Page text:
Our Modern Technological Base

We have broken free of the DirectX shackles and smashed out of the C++ mold. We develop everything in the newer safer Rust language on the newer, faster and fully open source Vulkan API. Our code runs on Windows and Linux.

Our technologies translate over fairly easily to the C++ world. Rust libraries are system-level libraries just like C libraries and link into C or C++ code very cleanly. And GLSL shader code is quickly translatable into HLSL for DirectX 12.

Why Rust?

Rust is like C/C++. It is system-level. It is fast. It allows the programmer to be precise about memory usage, when to copy and when to reference. There is no garbage collector. It gives you raw pointer/memory access if you need it. It links to C.

I have only experienced a SIGSEGV (Segmentation Fault) once during my development of this game engine so far. And it wasn't in my code, it was in the AMD vulkan driver.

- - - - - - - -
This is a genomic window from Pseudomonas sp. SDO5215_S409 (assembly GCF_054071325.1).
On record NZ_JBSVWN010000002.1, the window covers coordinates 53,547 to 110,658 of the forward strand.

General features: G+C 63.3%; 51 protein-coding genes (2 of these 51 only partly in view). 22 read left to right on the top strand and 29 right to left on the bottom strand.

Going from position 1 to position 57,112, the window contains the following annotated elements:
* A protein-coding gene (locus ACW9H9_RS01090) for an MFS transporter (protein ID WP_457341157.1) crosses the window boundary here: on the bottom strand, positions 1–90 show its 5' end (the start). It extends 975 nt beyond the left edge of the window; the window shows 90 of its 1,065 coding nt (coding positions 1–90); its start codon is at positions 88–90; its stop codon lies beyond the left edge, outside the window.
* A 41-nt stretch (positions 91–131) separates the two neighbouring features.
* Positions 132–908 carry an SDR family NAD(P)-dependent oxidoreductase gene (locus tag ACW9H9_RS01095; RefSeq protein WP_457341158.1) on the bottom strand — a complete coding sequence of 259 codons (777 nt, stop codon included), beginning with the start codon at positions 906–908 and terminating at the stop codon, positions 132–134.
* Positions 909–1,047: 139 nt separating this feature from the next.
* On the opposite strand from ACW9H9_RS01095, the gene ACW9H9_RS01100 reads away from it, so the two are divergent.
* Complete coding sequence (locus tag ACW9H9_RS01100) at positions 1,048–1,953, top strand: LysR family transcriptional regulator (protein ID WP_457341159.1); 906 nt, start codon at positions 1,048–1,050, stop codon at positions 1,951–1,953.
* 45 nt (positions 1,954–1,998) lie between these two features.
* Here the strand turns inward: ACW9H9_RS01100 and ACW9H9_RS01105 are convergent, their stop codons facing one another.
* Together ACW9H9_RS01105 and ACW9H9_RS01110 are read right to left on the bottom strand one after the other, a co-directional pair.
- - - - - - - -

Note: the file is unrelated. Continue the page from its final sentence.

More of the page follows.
After about a year's worth of development, I decided to just let the game run for hours and watch it's memory usage. It never budged. No memory leaks, with no particular effort on my part to make that happen.

Sure, I've had panics. I write buggy code just like everybody else. But I could quickly see from the backtrace where the problem was, and I've always been able to fix it immediately. Some of these were "Attempt to subtract with overflow" and in some of those cases, it was not what I intended, so the language saved me from a subtle behavioural bug.

I do all my development on linux. When I compile on Windows it just works. And remember, this is a game and the hardware abstractions are very different on these platforms. I guess I'm using good libraries. I have very few conditional compilation statements (e.g. #ifdef windows), I think only one or two.

The client currently relies on 152 rust libraries. At least 15 of those are part of the engine itself, or written by us. Some of those link to C libraries, which I'm not counting. It was incredibly easy to plug them in and use them.